British wheelchair basketball player George Bates could be forced to lose his leg to compete internationally, he has claimed ©Getty Images

British wheelchair basketball player George Bates has claimed that he is considering having his leg amputated to continue his international career in the sport after recent classification changes were made by the International Wheelchair Basketball Federation (IWBF).

Due to a football injury at the age of 11, the 26-year-old has since had complex regional pain syndrome - a condition that causes persistent severe pain.

After making his senior debut in 2017, he faces the possibility of becoming ineligible in the sport after a revamp of classification rules after Bates was part of the Britain team that has won recently won European and World Championships gold.

"I have been deemed to be the 'wrong kind' of disabled," said Bates in a statement on Twitter.

IWBF was earlier this year told by the International Paralympic Committee (IPC) that it had to change its rules in order to comply with its classification code.

It had warned that failure to do so could see the sport removed from future Paralympics, including the postponed Tokyo 2020 Games.

The sport has lost its place for Paris 2024, but the IPC has said it could be reinstated if compliant with the rules.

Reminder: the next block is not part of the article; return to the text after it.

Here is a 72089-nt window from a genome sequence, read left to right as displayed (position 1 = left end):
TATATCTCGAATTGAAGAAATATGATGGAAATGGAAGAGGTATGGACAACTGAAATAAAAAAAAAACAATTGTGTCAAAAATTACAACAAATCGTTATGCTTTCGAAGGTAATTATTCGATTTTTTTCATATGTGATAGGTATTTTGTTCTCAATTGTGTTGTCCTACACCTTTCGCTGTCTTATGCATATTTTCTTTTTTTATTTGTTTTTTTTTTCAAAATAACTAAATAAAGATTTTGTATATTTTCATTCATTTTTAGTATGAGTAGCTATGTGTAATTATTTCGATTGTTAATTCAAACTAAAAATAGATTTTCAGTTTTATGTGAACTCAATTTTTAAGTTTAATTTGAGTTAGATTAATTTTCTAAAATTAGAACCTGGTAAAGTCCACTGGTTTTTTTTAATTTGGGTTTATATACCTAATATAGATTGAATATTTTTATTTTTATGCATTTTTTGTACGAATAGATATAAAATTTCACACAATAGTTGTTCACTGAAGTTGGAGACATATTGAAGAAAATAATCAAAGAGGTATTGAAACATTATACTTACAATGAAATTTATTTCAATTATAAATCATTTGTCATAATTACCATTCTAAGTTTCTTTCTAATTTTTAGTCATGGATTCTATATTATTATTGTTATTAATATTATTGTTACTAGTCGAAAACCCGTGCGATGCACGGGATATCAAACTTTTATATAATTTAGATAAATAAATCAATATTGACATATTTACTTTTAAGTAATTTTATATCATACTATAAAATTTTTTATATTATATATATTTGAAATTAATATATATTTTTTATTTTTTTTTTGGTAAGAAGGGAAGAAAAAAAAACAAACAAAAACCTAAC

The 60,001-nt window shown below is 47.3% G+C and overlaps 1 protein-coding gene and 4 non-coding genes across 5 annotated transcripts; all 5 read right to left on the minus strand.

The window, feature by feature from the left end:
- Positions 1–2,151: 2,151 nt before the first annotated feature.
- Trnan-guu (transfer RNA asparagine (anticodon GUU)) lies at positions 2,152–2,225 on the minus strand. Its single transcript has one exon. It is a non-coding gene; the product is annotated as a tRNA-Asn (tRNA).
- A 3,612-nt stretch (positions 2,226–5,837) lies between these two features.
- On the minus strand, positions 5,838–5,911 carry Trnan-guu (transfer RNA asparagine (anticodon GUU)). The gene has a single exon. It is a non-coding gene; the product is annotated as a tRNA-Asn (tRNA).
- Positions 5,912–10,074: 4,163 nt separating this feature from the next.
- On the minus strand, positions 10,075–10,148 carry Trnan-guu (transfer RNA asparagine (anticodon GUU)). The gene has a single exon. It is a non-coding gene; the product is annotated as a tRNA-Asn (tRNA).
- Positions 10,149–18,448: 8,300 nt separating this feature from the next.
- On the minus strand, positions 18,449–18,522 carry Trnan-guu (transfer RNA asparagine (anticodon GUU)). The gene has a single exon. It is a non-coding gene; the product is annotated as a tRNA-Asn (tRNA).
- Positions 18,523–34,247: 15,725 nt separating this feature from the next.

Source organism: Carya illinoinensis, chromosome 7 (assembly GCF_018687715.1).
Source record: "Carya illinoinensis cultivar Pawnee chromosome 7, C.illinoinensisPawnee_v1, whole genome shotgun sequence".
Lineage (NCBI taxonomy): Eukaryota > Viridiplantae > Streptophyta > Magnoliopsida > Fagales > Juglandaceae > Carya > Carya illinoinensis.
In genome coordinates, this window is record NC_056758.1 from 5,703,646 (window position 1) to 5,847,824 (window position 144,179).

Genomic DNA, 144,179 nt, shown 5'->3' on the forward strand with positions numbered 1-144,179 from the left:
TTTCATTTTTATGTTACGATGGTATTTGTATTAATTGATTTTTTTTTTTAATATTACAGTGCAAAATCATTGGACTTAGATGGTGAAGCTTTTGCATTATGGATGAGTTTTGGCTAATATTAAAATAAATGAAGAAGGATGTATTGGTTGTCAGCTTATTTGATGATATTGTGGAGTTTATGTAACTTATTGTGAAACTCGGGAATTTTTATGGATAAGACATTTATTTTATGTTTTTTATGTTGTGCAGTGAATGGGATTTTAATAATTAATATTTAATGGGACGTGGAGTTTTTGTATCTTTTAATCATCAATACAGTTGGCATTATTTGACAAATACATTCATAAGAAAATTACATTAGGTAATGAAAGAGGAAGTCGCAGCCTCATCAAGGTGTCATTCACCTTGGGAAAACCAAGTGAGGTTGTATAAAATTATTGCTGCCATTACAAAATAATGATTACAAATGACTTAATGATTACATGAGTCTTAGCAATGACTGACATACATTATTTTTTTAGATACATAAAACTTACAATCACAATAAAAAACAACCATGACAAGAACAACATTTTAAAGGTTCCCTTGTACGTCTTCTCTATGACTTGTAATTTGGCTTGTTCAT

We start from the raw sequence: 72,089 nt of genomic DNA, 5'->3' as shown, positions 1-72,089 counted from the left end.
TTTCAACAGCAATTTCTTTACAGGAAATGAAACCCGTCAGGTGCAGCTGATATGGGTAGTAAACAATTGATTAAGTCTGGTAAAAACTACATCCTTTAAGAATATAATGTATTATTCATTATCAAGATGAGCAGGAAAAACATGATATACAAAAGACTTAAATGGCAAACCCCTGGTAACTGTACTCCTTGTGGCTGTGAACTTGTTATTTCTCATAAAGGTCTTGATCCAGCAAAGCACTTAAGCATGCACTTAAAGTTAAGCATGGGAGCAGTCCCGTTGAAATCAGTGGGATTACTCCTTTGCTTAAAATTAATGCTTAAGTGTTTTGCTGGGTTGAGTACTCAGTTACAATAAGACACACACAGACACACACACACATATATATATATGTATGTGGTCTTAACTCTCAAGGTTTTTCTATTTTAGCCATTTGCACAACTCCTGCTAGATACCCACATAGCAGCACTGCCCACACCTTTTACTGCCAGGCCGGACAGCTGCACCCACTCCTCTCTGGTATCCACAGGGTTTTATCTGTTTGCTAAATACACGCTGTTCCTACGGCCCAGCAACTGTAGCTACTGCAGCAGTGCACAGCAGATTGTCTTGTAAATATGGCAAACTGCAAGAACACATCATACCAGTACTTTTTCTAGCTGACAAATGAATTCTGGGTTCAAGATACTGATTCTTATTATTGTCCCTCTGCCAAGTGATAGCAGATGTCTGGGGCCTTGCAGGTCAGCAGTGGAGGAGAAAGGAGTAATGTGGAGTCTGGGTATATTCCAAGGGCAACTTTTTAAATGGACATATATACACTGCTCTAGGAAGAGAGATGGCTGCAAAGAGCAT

International wheelchair basketball players are classified between 1.0 and 4.5, with the IPC requiring all 4.0 and 4.5 players, who are deemed the least impaired, to go through reclassification before Tokyo.

"This condition has left me in constant pain for the past 15 years, as well as with reduced limb movement and muscle deterioration," said Bates.

"I will live with this for the rest of my life.

Bates added: "Due to the decision of the IPC, I may now be forced to revisit this heart-breaking option.

"It will be a big thing for me to consider.

"It is ironic that the IPC - which attempts to base its brand around equality and inclusivity - is deliberately discriminating against athletes who don't meet its narrow-minded view of what it actually means to be disabled."

An IPC statement in response sympathised with Bates' situation, but added that his condition does not lead to an eligible impairment to participate in the Paralympics.

"All Paralympic sport is governed by the code, which was approved by the IPC's 200-plus member organisations in 2015," it read.

"Since its approval we have been working with all international federations to ensure they fully implement and abide by the rules of the code.

"This includes only allowing athletes from 10 different impairment groups to be eligible to compete in the Paralympic Games and international competitions. 

"These 10 impairment groups were decided by the IPC membership in the lead-up to the approval of the code.

"The decision to find George non-eligible was taken by the IWBF, which was asked to reassess all 4.0 and 4.5 players by the IPC ahead of Tokyo 2020 to ensure it was aligned and compliant with the code."

Last month, Candian two-time Paralympic gold medallist David Eng was also told that his impairment meant he was ineligible for future competitions.